aside to PALAESTRIO . Fie on you for a fibber!

PYRGOPOLINICES
Why, straight on, from age to age, they live for a thousand years.

PALAESTRIO
I spoke within limits, for the reason that she mightn't suppose I was telling lies to her.

MILPHIDIPPA
aside . I burst, I die! Aloud. How many years will he live himself whose sons live so long?

PYRGOPOLINICES
Wench, I was born the day after Jupiter was born of Ops.

PALAESTRIO
If he had only been born the day before the other was, he would have had the realms of heaven.

MILPHIDIPPA
aside to PALAESTRIO . Now, now, prithee, no more do let me get away from you, if I can, alive.

PALAESTRIO
Why don't you go then, as you have your answer?

MILPHIDIPPA
I'll go, and I'll bring her here, on whose behalf I am employed. Is there aught else you wish?

PYRGOPOLINICES
May I never be more handsome than I am at pre sent; so much trouble do my good looks cause me.

PALAESTRIO
Why do you stay now? Why don't you go?

MILPHIDIPPA
I'm going.

PALAESTRIO
aside to MILPHIDIPPA . And tell her, too, do you hear, cleverly and correctly, what has passed.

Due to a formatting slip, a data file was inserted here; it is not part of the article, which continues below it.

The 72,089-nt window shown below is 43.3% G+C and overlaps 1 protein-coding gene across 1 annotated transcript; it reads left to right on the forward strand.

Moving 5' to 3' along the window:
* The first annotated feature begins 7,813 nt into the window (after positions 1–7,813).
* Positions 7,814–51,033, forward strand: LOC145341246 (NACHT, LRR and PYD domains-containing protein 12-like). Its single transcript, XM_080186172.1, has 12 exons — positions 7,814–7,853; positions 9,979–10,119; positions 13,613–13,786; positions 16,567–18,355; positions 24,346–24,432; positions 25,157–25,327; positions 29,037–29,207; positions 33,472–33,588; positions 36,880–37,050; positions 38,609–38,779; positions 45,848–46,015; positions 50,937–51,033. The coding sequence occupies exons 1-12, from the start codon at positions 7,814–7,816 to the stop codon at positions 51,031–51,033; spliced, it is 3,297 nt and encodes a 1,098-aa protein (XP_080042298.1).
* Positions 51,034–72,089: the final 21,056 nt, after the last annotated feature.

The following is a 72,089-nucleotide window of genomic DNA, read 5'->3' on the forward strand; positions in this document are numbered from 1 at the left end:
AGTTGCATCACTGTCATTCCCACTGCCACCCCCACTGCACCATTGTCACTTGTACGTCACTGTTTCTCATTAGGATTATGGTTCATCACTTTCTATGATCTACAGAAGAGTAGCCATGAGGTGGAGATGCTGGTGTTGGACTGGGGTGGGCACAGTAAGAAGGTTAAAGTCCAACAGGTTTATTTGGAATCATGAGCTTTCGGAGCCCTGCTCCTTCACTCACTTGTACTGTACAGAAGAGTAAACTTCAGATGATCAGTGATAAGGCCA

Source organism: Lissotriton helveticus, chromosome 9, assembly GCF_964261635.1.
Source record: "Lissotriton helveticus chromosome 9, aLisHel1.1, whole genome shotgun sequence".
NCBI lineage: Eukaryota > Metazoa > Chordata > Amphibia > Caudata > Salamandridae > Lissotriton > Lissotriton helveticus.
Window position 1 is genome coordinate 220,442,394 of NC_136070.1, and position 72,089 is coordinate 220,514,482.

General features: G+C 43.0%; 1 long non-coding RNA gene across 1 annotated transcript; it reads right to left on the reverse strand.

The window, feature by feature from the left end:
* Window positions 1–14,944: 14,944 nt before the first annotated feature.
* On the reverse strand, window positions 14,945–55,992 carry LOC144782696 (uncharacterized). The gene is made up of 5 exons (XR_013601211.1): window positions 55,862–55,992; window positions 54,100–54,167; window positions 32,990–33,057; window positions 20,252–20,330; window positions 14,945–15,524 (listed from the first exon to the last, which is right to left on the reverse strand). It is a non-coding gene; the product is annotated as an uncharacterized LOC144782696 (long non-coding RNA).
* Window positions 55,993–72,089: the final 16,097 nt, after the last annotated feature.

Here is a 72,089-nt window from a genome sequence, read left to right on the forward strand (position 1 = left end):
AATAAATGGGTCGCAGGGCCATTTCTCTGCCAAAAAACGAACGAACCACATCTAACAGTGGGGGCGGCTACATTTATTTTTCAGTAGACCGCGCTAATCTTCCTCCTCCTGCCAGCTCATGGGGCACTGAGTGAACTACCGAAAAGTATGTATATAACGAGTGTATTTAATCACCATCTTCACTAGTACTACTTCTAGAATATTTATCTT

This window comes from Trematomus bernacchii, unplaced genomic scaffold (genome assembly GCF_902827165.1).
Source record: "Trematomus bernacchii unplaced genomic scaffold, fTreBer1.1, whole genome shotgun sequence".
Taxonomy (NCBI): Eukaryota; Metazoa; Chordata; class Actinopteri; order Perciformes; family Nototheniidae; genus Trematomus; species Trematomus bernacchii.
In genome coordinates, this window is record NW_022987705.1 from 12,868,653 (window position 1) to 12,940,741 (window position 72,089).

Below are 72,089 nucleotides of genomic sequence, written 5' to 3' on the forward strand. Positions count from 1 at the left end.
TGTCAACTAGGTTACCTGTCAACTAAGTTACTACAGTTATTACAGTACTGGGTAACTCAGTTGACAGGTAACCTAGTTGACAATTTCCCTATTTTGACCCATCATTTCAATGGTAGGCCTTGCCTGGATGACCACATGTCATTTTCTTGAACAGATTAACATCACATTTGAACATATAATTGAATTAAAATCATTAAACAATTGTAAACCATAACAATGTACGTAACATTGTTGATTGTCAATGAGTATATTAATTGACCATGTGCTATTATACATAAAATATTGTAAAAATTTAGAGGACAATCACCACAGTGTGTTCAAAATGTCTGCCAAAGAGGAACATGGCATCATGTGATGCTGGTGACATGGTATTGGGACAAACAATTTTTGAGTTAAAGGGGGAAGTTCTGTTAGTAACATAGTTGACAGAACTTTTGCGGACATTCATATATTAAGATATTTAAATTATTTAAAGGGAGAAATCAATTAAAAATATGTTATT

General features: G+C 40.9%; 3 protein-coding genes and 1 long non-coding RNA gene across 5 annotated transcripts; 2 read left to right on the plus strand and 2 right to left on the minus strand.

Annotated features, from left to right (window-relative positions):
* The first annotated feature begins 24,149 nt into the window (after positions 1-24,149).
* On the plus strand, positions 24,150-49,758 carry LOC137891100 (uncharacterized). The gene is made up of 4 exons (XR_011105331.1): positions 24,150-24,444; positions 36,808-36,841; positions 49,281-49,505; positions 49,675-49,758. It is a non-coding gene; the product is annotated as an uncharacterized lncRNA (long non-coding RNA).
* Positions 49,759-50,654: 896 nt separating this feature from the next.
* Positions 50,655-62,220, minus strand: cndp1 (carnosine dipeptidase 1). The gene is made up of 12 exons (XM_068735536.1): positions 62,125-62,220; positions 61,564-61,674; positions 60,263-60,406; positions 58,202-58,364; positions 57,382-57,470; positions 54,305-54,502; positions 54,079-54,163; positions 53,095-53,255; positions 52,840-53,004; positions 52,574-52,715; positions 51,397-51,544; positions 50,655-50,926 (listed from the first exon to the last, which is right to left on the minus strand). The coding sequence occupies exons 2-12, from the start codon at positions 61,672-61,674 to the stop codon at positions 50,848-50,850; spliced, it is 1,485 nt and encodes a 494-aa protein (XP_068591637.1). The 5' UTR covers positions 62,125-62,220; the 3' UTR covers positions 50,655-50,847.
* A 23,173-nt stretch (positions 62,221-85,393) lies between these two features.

MILPHIDIPPA
to PALAESTRIO . So that her very heart may leap for joy.

PALAESTRIO
aside to MILPHIDIPPA If Philocomasium is there, tell her to pass through into our house; that the Captain here.

MILPHIDIPPA
to PALAESTRIO . She is there with my mistress for, on the sly, they have been overhearing14 this conversation.

PALAESTRIO
aside to MILPHIDIPPA . 'Twas cleverly done; here after they will take their cue the more readily from this conversation.

MILPHIDIPPA
to PALAESTRIO . You are delaying me. I'm off.

PALAESTRIO
to MILPHIDIPPA . I'm not delaying you, nor touching you, nor15--I'm mum.

PYRGOPOLINICES
Bid her make haste to come out here; we'll give our first attention to this matter especially. MILPHIDIPPA goes into the house of PERIPLECOMENUS.

1 My Circus, then: This is an allusion to the Circus at Rome, where the public games were exhibited.

2 To prowl after: "Aucupo" is properly applied to a birdcatcher, or fowler, who watches his nets.

3 Feeding this evening: "Qui de vesperi vivat suo." She is supposed to mean those who are not out on the hunt for a supper, but have got one of their own at home. These latter persons, she thinks, living at their ease, and not having to satisfy a hungry stomach, are likely to have more leisure for prying into the concerns of other people, than those who are put to their shifts for a meal.